Hun Sen’s Victory, Cambodia’s Mess

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Hun Sen’s Victory, Cambodia’s Mess

Hun Sen won at the recent polls, but Cambodia’s opposition could turn the tables at the 2018 elections.

Cambodian Prime Minister Hun Sen has been confirmed as the nation’s leader following the release of the official results for the July 28 polls. His Cambodian People’s Party (CPP) won 68 seats in the 123-seat national Assembly, a substantial drop in their parliamentary majority.

The results were an anathema for the opposition Cambodian National Rescue Party (CNRP), which held protests on Saturday in an attempt to drum up support and maintain their rage over widespread allegations of electoral fraud.

However, the well-organized and peaceful march from Freedom Park failed to attract big numbers. The turnout was put at between 15,000 and 35,000 people, a small portion of a potential nine million voters and their families.

Even by the CNRP’s own reckoning it won 63 seats. If true, this would have handed their leader Sam Rainsy a barely workable majority. Rainsy has now contested four elections and despite his promises and absolute convictions that victory was at hand he has each time failed to deliver.

His position must be under a cloud. Sen’s prospects are not that bright either. A belligerent leader, he and senior members of the CPP have not attempted to win over an increasingly ambivalent electorate, angered by government corruption and an enormous wealth disparity.

The politically connected are regularly sneered at by their countrymen for their gaudy displays of wealth yet the government and relevant ministries have been unable to stump-up an affordable sum of cash to pay for their obligations in the Khmer Rouge Tribunal.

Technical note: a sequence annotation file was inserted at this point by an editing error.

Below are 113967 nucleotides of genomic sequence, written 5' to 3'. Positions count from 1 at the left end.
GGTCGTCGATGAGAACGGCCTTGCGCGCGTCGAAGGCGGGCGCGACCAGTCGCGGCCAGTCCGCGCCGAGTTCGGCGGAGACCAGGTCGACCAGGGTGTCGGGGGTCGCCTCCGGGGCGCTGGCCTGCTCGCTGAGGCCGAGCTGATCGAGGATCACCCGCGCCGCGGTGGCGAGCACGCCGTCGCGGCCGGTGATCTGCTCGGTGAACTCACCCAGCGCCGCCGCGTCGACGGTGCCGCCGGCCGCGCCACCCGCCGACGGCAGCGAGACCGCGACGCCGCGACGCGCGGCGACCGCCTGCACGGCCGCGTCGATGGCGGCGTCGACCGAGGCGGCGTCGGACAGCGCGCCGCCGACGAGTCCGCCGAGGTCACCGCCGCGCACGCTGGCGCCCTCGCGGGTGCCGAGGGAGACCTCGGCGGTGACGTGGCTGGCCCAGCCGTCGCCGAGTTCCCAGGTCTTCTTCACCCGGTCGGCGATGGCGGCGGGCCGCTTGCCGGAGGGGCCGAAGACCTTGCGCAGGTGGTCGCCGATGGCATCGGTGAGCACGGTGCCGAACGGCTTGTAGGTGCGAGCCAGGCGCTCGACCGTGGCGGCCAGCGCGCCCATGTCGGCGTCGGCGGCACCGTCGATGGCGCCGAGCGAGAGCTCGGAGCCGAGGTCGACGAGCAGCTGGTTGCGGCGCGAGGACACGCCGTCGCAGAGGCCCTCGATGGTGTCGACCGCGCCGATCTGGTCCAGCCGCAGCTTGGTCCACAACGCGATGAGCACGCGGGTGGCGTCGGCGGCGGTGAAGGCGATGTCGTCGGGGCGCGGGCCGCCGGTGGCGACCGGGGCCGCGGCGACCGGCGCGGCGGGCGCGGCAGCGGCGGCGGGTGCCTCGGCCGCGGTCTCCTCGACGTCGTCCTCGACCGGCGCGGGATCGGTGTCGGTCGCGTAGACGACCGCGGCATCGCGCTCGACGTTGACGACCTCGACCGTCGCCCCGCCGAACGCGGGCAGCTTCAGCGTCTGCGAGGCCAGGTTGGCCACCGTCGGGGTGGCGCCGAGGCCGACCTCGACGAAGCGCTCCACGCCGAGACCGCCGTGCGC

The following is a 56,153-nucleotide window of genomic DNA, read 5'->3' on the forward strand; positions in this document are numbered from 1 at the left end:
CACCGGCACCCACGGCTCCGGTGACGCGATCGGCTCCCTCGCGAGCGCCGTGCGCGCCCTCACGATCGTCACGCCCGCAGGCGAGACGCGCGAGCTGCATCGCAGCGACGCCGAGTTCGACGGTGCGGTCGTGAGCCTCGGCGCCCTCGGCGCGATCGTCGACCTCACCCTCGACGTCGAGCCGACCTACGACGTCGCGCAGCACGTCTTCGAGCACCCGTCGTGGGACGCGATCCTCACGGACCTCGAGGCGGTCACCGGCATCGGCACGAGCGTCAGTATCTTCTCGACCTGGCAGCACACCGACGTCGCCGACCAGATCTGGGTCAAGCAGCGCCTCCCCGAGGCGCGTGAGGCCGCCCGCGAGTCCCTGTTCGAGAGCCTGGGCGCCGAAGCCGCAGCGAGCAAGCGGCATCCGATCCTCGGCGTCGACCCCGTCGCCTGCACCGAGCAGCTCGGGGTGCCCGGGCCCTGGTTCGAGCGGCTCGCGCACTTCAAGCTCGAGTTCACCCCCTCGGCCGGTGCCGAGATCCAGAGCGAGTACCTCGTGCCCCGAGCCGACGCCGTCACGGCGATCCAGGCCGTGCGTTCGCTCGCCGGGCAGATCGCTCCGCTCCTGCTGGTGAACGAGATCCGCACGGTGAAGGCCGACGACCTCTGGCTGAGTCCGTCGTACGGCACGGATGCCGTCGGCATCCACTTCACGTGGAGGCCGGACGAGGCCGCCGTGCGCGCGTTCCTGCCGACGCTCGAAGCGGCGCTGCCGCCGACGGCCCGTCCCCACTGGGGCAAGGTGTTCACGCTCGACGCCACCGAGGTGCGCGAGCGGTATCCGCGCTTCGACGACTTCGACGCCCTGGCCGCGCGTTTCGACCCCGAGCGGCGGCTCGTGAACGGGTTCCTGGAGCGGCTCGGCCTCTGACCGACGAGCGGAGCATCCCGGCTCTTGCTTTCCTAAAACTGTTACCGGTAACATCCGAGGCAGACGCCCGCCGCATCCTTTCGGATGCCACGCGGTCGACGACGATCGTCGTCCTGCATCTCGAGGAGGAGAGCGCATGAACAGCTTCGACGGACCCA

The current trial is nearing an end, with local staff members striking over the government’s inability to pay them while, Sen seems intent on ingratiating himself and the CPP with China, his country’s largest financial benefactor and another cause for concern among ordinary Cambodians.

The opposition fared well at this election, thanks largely to the efforts of veteran leaders Mu Sochua and Kem Sokha who with Rainsy have captured the ever growing youth vote. Given current CPP attitudes and wider voter trends, the opposition will be primed to win at the next poll in 2018.

In the meantime, CNRP insiders are urging the party to become more involved with the bureaucracy. Their substantial gains will enable them to claim positions on relevant boards like the National Election Commission (NEC), which Rainsy claims was responsible for many of the electoral irregularities.

The CNRP is now in a position to have an influence on appointments across the bureaucracy and in the process leap into undertaking a steep learning curve about the realities of running a government, an experience that would serve them well if they succeed in ending the CPP’s dominance in five years’ time.

Luke Hunt can be followed on Twitter at @lukeanthonyhunt.